Israel's targeted killings unlikely to push Hezbollah behind Litani

Instead of instilling fear into the group, Hezbollah has only escalated the magnitude, intensity, and reach of its attacks on Israel

Israel's targeted killings unlikely to push Hezbollah behind Litani

The recent uptick in targeted eliminations of senior Hezbollah commanders by Israel, marked by the killing of another commander on 3 July, signifies a notable shift in the rules of engagement. Israeli military officials claim they have eliminated half of Hezbollah's commanders in southern Lebanon—a statement that Hezbollah sources dismiss as propaganda.

These conflicting accounts raise important questions about these developments and their impact: How many Hezbollah commanders has Israel effectively eliminated? What insights can we gain from the profiles of the targeted senior operatives? And what broader significance do these attacks hold?

Hezbollah rarely releases details about the ranks of its deceased members, but the group's reactions to targeted individuals often provide insights into the significance of the fighters killed. For example, Hezbollah launched 100 rockets into Israel in retaliation for the killing of its senior commanders in Tyre last week. Notably, the party’s retaliation was far more substantial, launching 200 rockets in response to the killing of senior commander Sami Taleb Abdullah, indicating that he held a higher rank.

By cross-referencing the group's responses with publicly available data on claims regarding its eliminated commanders, it is likely that around 29 senior Hezbollah commanders have been eliminated between 8 October 2023 and 16 June 2024.

Nasser and Aziz units

The Southern Front—encompassing three main units within Hezbollah's structure—witnessed the highest number of casualties among commanders, with 11 senior operatives killed, representing almost 38% of the total. This front comprises the Nasser and Aziz units tasked with defending the area from the Israeli border to the Litani River (referred to as the First Line of Defence). Additionally, the Badr unit oversees the region between the Litani River and Sidon, known as the Second Line of Defence.

Israel says it has eliminated half of Hezbollah's commanders in southern Lebanon—a statement the group dismisses as propaganda.

Since 8 October 2023, the Nasser unit has played a crucial role in the conflict with Israel, primarily launching rocket mortars, UAVs, and anti-tank missiles into northern Israel. This operational significance has made the Nasser unit a prime target for Israeli forces, resulting in the elimination of 9 senior operatives, including the unit commander Talib Sami Abdallah ("Abu Talib") on 11 June 2024.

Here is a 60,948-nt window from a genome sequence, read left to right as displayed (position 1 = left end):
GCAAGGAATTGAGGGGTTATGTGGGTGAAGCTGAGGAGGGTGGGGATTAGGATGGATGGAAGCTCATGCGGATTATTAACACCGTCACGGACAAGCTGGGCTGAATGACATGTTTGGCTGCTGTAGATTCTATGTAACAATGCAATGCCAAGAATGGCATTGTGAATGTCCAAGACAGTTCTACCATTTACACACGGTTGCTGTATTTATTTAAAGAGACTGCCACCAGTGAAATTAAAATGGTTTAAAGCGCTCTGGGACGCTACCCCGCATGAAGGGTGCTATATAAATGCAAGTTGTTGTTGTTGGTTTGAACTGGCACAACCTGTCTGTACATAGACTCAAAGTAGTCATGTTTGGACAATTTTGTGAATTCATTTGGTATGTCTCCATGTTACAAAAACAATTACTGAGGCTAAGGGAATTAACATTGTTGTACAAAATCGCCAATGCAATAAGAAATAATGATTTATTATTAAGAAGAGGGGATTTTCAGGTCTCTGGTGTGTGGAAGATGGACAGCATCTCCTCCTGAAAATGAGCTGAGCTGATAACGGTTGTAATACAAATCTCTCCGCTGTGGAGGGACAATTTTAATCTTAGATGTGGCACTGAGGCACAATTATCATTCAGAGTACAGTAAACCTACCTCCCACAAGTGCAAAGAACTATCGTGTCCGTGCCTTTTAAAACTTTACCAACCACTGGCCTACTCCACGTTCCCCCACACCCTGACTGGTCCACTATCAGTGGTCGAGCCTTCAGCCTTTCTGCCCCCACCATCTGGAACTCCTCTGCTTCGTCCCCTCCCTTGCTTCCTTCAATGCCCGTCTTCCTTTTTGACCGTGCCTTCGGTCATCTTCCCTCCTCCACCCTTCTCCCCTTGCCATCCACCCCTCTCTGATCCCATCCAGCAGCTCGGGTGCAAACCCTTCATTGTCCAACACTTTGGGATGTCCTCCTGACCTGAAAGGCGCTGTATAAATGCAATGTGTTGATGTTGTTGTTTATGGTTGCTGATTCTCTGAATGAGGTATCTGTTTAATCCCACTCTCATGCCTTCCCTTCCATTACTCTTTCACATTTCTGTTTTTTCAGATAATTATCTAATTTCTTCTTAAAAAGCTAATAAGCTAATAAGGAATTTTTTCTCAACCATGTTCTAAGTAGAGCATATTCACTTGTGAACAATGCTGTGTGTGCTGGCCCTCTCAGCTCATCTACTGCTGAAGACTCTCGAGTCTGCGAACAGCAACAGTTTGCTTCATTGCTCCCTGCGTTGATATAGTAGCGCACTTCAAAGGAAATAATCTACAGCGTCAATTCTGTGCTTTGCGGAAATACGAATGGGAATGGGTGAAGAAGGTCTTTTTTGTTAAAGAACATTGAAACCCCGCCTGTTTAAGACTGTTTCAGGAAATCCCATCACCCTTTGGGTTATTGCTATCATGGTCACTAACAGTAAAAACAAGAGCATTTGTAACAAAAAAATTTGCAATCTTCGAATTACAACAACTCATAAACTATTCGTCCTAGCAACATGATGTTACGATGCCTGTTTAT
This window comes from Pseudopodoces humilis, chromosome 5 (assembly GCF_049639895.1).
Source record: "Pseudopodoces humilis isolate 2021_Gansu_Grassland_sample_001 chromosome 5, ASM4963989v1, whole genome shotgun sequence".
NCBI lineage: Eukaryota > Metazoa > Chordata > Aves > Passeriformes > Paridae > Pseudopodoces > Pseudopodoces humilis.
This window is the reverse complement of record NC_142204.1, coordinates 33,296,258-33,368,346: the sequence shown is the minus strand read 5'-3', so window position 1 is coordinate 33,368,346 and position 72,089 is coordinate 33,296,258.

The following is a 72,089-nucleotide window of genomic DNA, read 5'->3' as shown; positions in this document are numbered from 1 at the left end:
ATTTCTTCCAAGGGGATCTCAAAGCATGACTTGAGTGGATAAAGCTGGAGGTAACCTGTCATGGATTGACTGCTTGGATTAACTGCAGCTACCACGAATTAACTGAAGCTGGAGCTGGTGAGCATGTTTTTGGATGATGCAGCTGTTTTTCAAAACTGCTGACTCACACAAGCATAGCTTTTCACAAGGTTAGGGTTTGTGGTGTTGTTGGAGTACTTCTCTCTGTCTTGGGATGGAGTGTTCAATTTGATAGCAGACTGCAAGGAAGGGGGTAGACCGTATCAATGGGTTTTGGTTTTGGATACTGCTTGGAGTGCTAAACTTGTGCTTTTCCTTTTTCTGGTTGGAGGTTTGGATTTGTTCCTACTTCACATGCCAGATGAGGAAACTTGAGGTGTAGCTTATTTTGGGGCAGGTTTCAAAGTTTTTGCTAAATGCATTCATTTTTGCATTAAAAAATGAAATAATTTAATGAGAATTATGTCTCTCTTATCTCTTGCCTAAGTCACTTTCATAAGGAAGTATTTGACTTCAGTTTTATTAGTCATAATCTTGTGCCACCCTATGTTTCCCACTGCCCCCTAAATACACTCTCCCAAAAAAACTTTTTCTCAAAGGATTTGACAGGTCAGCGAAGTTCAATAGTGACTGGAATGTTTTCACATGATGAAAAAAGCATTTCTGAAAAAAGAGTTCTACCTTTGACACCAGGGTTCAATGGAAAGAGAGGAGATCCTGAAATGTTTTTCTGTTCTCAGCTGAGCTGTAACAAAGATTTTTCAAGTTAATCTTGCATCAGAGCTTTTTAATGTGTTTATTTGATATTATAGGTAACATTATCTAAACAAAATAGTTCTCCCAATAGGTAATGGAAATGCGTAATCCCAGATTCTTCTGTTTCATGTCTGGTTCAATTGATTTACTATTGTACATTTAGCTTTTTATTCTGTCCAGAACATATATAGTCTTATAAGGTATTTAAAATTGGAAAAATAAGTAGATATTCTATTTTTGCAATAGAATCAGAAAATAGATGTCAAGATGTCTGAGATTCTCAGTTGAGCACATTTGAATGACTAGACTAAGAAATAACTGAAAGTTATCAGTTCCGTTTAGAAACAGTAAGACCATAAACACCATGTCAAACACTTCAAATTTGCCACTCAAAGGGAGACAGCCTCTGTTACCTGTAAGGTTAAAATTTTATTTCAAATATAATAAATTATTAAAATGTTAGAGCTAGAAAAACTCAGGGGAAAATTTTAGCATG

Following closely is the Radwan unit, which lost ten commanders, approximately 34.5% of the total casualties, including the unit's acting leader, Wissam al-Tawil. The Radwan Unit is primarily tasked with infiltrating Israeli territory and capturing communities and territories. Due to the threat posed by the Radwan Unit, Israel has been actively targeting its operatives and disrupting its operations along the borders.

The remaining eight commanders (approximately 27.5% of the total casualties) were specialists in diverse fields, with four experts dedicated to research, development, weapon manufacturing, and combat support technologies. Furthermore, two high-ranking operatives from the air unit and two individuals from the air defence system were also among the casualties.

Israel strategically targets Hezbollah's senior commanders to disrupt the militant group's firing systems and significantly undermine its operational capabilities. This tactic aims not only to neutralise the immediate military threat posed by Hezbollah but also to reduce the scale of potential retaliatory actions.

Israel aims to boost morale by using the targeted killings of Hezbollah commanders to demonstrate progress to the Israeli public.

Beyond the operational impact, these targeted eliminations serve a psychological purpose. Tel Aviv seeks to instil fear among Hezbollah commanders. Additionally, Israel aims to boost morale by using these targeted killings to demonstrate progress to the Israeli public, particularly when facing challenges in achieving concrete military successes against Hamas.

Opposite effect

While the psychological effects of these attacks remain uncertain, they have not disrupted Hezbollah's operational and command functions. Quite the contrary, the group has escalated the magnitude, intensity, and reach of its attacks on Israel.

As a result, Israel's targeted killings are unlikely to push Hezbollah beyond the Litani River in Lebanon, delaying the return of tens of thousands of displaced Israelis. Furthermore, these eliminations are unlikely to have a strategic impact on the group's future, given that each commander has a pool of successors ready to step in.

These risky yet calculated moves indicate that neither Israel nor Hezbollah desires a full-blown conflict. However, a single miscalculation by either side could trigger what the UN has warned would be a "potentially apocalyptic" war, risking the involvement of Iran, the United States, and many others.

It is difficult to envision a resolution to the current impasse without a lasting ceasefire—both in Gaza and with Hezbollah—to prevent a prolonged war of attrition that threatens the stability of the entire region and possibly beyond.

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